Inflation is coming. Is your portfolio prepared for it?

Friday, March 15, 2019
Tony Sagami

Today's Strong Wage Growth is Tomorrow's Inflationary Headache

Inflation is coming. Is your portfolio prepared for it?

What passes for journalism is a joke these days. Same goes for most of what qualifies as investment research.

The mainstream financial media regurgitates the headline numbers from press releases, and the Wall Street crowd seldom reads past them.

The problem is, headline numbers are typically the most meaningless.

This is especially true when it comes to jobs numbers. As always, the devil is in the details.

Last week, the Labor Department reported that the official jobless rate dropped from 4% in January to only 3.8% in February. Hooray!

Not so fast.

Poof! Disappearing Jobs: First of all, the U.S. economy only created a paltry 20,000 jobs in February, WAY below the 180,000 job adds Wall Street expected.

Fun With Numbers: That 3.8% number is very misleading. A broader measure of unemployment that includes (a) part-timers who would prefer full-time work and (b) those so discouraged that they've given up looking for work is at 7.3%. Almost double the headline unemployment rate.

Uh-Oh, Wage Inflation: The most important below-the-headline number was the increase in workers' wages. The average hourly earnings increased by 0.4% in February, which translates into a 3.4% year-over-year increase.

This acceleration in wages is really starting to force companies to hire anybody who can fog a mirror. For example, many companies are now waiving basic hiring requirements -- such passing a drug screening or possessing a high school diploma -- to fill openings.

Get this: The unemployment rate for people without high school diplomas has dropped 5.3%. That's the lowest number on record since the Labor Department began tracking that statistic in 1992.

"We've seen a spike in job postings that say, 'No experience necessary' or 'No prior experience required,'" said Julia Pollak, a labor economist at job-search site ZipRecruiter.

This may be good news for fresh high school and college graduates or marginally skilled workers. But the scale of power in now tipping in favor of workers over employers now.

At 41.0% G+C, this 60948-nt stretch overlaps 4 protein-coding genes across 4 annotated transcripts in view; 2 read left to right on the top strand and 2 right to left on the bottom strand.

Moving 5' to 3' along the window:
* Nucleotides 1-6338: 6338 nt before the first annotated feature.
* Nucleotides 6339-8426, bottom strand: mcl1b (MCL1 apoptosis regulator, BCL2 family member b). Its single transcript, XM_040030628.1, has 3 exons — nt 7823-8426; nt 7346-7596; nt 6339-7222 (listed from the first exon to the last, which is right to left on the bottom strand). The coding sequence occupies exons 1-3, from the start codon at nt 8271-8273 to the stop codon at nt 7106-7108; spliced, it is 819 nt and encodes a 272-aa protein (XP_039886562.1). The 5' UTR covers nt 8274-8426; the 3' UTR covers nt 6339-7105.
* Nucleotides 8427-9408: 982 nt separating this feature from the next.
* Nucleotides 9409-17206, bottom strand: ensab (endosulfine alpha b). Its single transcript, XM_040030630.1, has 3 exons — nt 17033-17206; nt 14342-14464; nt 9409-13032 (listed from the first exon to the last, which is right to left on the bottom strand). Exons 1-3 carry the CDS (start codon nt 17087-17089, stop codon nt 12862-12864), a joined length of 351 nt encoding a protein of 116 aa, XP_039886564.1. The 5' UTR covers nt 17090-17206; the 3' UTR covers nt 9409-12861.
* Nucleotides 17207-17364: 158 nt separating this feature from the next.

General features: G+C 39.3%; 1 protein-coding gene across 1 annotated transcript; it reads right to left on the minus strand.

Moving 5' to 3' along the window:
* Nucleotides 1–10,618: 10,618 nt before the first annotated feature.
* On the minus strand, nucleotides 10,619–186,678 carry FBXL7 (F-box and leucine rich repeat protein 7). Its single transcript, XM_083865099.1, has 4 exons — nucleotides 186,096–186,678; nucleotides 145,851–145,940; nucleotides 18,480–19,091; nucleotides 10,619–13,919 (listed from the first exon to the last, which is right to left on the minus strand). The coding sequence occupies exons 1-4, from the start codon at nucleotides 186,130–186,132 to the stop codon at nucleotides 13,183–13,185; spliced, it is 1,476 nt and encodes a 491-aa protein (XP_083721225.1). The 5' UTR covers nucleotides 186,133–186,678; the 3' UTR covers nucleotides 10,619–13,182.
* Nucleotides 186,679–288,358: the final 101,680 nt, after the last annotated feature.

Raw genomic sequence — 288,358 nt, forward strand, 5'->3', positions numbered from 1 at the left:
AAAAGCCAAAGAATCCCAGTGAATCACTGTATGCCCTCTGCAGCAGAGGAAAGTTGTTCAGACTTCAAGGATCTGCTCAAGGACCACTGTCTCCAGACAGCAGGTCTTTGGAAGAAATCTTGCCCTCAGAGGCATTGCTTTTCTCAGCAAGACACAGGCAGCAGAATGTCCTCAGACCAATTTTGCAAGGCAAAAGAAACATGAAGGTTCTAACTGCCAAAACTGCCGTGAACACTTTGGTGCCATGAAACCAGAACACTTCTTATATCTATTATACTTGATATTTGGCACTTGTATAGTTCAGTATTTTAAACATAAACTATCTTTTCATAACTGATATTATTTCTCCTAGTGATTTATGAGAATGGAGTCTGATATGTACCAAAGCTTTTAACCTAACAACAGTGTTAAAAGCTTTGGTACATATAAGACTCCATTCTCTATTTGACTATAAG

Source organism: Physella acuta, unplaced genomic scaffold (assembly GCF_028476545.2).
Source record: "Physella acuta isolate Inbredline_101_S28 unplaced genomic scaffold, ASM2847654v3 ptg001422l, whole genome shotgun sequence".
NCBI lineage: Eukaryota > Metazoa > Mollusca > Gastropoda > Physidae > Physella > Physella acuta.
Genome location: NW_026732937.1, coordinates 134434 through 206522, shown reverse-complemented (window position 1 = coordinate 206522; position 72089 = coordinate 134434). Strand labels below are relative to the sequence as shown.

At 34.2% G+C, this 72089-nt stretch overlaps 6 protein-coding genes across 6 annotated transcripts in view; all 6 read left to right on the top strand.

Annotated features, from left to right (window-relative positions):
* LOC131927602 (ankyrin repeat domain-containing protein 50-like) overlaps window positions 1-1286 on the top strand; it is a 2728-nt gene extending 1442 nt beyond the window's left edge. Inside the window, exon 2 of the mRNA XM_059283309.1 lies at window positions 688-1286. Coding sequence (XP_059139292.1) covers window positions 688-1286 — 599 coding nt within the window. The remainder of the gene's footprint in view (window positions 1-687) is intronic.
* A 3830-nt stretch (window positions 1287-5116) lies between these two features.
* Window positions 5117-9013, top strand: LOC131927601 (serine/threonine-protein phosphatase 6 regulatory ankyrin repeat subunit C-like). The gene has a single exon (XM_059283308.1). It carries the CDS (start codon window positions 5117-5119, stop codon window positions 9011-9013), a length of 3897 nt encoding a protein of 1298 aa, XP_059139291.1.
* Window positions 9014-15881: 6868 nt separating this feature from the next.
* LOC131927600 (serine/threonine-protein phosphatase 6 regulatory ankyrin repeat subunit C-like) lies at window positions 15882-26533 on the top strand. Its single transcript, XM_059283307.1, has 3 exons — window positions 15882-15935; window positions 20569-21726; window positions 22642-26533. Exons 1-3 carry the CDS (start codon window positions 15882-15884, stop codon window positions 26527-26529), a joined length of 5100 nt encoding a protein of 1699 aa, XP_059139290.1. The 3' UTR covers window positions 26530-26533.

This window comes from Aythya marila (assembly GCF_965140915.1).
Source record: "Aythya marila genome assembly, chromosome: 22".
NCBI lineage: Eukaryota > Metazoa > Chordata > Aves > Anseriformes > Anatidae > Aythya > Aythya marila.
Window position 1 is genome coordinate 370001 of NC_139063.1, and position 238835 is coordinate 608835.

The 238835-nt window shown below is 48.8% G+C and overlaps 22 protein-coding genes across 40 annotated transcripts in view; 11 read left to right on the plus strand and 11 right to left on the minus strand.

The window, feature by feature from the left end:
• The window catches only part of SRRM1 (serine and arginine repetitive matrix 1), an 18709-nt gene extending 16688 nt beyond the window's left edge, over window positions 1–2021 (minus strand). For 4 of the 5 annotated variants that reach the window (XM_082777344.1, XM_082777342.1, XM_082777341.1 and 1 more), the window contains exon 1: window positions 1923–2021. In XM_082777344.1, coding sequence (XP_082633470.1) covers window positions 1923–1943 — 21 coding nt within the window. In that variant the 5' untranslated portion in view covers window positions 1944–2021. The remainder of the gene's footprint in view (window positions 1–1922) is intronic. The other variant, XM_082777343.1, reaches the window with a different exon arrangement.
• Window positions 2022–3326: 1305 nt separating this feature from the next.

This suggests wages will continue to rise … perhaps too much and too fast.

If your hair is as gray as mine, you may remember President Nixon's 1971 wage and price controls.

On Aug. 15, 1971, in a nationally televised address, Nixon announced, "I am today ordering a freeze on all prices and wages throughout the United States."

Wages were frozen for 90 days, and future wages increases would have to be approved by a "Pay Board."

The unemployment rate was 6% at the time, while inflation was running at 4.3%; hardly numbers to panic over. But my point is that hot wages numbers are the genesis of all sorts of bad consequences, including stupid government decisions.

The rising wages and low unemployment rate of today is the seed of future inflation. And this should scare the heck out of you.

In short, you need to position your portfolio to include a heavy dose of assets that benefit from higher inflation, such as

  • Cash and/or bonds with short maturities.
  • Hard assets, such as precious metals and commodities.
  • Stocks have historically been a productive hedge against inflation because corporate revenues/earnings should grow at the same rate as inflation.

I'm not just talking out of my rear end. My retirement plan is 12% in hard assets, 38% in cash/short-term bonds and 50% in stocks, so I am eating my own cooking.

Plus, this is all in agreement with what my colleague Sean Brodrick is seeing and recommending based on his cycles research.

In three briefings next week, he’s going to reveal the shocking forecast he has based on cycles analysis and lay out his plan to protect himself and profit from what he sees coming -- and how you can too.

I’m waiting with great anticipation to see Sean’s research. This is a briefing no investor, you and I included, should ignore.

If you haven’t done so yet, I strongly urge you to click this link to RSVP for Sean’s urgent briefing next week.

Inflation (and maybe worse) is coming. Is your portfolio prepared for it?

Best wishes,
Tony Sagami

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